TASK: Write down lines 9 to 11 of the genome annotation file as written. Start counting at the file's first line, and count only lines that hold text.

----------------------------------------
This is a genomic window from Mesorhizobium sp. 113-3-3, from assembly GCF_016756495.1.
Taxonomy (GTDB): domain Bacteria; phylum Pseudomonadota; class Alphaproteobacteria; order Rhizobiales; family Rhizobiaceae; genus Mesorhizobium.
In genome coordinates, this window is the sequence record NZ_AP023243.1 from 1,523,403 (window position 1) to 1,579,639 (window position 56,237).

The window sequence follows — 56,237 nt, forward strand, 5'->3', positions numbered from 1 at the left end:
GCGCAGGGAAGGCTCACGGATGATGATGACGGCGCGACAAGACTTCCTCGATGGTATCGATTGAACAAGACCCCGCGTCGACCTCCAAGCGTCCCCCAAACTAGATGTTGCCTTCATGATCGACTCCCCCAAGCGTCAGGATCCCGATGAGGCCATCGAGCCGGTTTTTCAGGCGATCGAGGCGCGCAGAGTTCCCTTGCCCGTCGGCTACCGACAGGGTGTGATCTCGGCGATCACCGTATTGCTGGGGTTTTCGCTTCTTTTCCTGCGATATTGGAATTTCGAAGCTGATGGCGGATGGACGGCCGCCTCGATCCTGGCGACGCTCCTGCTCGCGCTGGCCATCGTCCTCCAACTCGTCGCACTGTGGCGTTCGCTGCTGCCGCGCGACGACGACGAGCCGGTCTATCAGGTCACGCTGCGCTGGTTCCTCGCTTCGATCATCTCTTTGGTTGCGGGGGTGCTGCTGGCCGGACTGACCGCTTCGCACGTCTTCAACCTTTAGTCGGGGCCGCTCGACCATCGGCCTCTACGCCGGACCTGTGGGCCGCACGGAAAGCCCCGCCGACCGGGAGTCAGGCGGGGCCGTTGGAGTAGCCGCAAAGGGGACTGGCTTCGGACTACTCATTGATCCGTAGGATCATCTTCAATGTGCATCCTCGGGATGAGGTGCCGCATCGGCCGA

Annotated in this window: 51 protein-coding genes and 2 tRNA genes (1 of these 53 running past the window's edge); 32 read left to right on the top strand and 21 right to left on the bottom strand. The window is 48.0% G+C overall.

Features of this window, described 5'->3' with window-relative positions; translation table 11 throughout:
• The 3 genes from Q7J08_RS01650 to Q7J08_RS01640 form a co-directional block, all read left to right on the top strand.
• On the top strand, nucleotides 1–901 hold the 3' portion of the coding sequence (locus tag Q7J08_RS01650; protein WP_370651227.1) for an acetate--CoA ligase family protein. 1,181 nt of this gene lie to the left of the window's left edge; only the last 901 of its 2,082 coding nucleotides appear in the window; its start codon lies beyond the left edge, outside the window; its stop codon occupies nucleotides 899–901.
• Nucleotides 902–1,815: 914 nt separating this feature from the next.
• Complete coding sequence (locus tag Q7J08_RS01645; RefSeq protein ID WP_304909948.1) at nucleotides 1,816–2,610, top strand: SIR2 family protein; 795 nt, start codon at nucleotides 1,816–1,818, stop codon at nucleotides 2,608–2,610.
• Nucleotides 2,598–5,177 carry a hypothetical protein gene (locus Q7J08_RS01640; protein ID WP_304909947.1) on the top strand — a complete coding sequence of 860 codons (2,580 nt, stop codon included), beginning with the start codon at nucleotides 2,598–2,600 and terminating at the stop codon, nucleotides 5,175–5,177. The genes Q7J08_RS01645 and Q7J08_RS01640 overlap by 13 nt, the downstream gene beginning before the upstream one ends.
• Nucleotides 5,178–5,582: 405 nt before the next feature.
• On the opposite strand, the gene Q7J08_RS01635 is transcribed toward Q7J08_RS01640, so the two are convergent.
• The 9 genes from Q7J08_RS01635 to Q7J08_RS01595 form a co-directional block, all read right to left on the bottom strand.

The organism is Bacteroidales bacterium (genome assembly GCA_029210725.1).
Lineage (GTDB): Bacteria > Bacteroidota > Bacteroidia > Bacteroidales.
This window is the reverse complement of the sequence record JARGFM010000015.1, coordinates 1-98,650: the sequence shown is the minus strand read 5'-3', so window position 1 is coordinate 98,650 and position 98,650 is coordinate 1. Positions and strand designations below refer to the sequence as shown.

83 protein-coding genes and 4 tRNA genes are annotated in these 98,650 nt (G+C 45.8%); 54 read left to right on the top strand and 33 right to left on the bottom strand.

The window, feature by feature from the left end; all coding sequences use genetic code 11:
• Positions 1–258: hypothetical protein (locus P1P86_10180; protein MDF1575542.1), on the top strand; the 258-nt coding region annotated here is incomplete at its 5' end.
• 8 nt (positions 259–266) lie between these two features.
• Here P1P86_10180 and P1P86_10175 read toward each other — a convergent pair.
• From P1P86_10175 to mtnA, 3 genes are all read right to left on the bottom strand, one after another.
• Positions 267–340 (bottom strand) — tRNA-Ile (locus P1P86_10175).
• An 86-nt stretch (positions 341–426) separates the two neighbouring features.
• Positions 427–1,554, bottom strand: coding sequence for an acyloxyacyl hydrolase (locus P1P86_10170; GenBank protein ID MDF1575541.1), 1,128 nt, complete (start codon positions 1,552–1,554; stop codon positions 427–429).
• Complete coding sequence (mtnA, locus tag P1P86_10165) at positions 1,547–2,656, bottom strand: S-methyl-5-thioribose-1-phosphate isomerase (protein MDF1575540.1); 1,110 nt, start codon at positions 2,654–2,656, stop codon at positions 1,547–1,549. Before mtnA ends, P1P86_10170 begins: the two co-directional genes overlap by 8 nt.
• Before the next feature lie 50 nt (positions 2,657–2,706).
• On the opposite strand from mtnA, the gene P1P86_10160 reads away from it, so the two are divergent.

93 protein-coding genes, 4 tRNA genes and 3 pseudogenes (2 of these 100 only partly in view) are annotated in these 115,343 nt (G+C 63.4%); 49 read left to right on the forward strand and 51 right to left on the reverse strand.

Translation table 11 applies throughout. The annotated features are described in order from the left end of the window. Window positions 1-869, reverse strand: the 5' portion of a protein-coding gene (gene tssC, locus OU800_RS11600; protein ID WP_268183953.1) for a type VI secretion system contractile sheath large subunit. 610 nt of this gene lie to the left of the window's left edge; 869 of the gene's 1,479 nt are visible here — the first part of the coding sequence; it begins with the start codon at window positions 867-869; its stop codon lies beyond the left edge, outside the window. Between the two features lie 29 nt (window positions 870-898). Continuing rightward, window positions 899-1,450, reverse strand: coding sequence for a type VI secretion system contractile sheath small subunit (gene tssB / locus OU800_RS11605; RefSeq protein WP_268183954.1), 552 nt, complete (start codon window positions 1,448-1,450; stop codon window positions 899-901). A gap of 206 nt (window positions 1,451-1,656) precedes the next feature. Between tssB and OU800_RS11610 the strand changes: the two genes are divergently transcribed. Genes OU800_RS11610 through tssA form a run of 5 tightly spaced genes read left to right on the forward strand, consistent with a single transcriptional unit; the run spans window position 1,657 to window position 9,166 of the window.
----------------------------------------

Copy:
• On the top strand, nucleotides 1–901 hold the 3' portion of the coding sequence (locus tag Q7J08_RS01650; protein WP_370651227.1) for an acetate--CoA ligase family protein. 1,181 nt of this gene lie to the left of the window's left edge; only the last 901 of its 2,082 coding nucleotides appear in the window; its start codon lies beyond the left edge, outside the window; its stop codon occupies nucleotides 899–901.
• Nucleotides 902–1,815: 914 nt separating this feature from the next.
• Complete coding sequence (locus tag Q7J08_RS01645; RefSeq protein ID WP_304909948.1) at nucleotides 1,816–2,610, top strand: SIR2 family protein; 795 nt, start codon at nucleotides 1,816–1,818, stop codon at nucleotides 2,608–2,610.